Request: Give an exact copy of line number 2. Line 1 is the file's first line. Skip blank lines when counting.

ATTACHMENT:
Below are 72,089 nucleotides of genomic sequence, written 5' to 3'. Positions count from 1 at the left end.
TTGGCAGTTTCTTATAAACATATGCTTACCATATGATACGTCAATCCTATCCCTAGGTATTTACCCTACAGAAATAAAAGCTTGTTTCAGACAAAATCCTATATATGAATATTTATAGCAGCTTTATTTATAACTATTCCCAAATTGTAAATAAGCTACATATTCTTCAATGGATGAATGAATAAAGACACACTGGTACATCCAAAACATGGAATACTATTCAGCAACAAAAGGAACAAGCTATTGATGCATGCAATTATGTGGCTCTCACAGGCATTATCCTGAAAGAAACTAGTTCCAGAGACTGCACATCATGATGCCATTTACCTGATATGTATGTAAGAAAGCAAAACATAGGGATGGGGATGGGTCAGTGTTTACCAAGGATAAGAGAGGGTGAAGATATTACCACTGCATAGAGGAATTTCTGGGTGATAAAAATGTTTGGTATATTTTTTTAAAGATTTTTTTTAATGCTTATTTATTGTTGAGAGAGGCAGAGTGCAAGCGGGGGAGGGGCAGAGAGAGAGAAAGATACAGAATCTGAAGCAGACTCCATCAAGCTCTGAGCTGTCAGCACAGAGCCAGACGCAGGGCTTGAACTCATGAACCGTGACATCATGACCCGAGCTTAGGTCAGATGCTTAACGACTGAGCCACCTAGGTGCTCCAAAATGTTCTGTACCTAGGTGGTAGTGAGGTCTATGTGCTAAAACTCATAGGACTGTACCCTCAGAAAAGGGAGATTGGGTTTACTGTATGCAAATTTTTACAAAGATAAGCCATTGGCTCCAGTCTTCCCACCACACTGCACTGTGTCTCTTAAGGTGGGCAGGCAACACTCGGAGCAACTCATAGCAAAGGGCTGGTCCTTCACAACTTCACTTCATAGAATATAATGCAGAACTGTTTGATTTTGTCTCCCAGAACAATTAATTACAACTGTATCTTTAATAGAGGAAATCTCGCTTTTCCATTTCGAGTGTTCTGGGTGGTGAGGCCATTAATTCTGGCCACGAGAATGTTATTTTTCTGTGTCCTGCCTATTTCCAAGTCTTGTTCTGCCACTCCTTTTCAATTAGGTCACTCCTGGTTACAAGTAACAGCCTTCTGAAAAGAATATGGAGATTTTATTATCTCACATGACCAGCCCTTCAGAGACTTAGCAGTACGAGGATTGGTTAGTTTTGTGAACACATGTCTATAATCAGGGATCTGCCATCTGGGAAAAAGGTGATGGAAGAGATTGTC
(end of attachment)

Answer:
TTGGCAGTTTCTTATAAACATATGCTTACCATATGATACGTCAATCCTATCCCTAGGTATTTACCCTACAGAAATAAAAGCTTGTTTCAGACAAAATCCTATATATGAATATTTATAGCAGCTTTATTTATAACTATTCCCAAATTGTAAATAAGCTACATATTCTTCAATGGATGAATGAATAAAGACACACTGGTACATCCAAAACATGGAATACTATTCAGCAACAAAAGGAACAAGCTATTGATGCATGCAATTATGTGGCTCTCACAGGCATTATCCTGAAAGAAACTAGTTCCAGAGACTGCACATCATGATGCCATTTACCTGATATGTATGTAAGAAAGCAAAACATAGGGATGGGGATGGGTCAGTGTTTACCAAGGATAAGAGAGGGTGAAGATATTACCACTGCATAGAGGAATTTCTGGGTGATAAAAATGTTTGGTATATTTTTTTAAAGATTTTTTTTAATGCTTATTTATTGTTGAGAGAGGCAGAGTGCAAGCGGGGGAGGGGCAGAGAGAGAGAAAGATACAGAATCTGAAGCAGACTCCATCAAGCTCTGAGCTGTCAGCACAGAGCCAGACGCAGGGCTTGAACTCATGAACCGTGACATCATGACCCGAGCTTAGGTCAGATGCTTAACGACTGAGCCACCTAGGTGCTCCAAAATGTTCTGTACCTAGGTGGTAGTGAGGTCTATGTGCTAAAACTCATAGGACTGTACCCTCAGAAAAGGGAGATTGGGTTTACTGTATGCAAATTTTTACAAAGATAAGCCATTGGCTCCAGTCTTCCCACCACACTGCACTGTGTCTCTTAAGGTGGGCAGGCAACACTCGGAGCAACTCATAGCAAAGGGCTGGTCCTTCACAACTTCACTTCATAGAATATAATGCAGAACTGTTTGATTTTGTCTCCCAGAACAATTAATTACAACTGTATCTTTAATAGAGGAAATCTCGCTTTTCCATTTCGAGTGTTCTGGGTGGTGAGGCCATTAATTCTGGCCACGAGAATGTTATTTTTCTGTGTCCTGCCTATTTCCAAGTCTTGTTCTGCCACTCCTTTTCAATTAGGTCACTCCTGGTTACAAGTAACAGCCTTCTGAAAAGAATATGGAGATTTTATTATCTCACATGACCAGCCCTTCAGAGACTTAGCAGTACGAGGATTGGTTAGTTTTGTGAACACATGTCTATAATCAGGGATCTGCCATCTGGGAAAAAGGTGATGGAAGAGATTGTC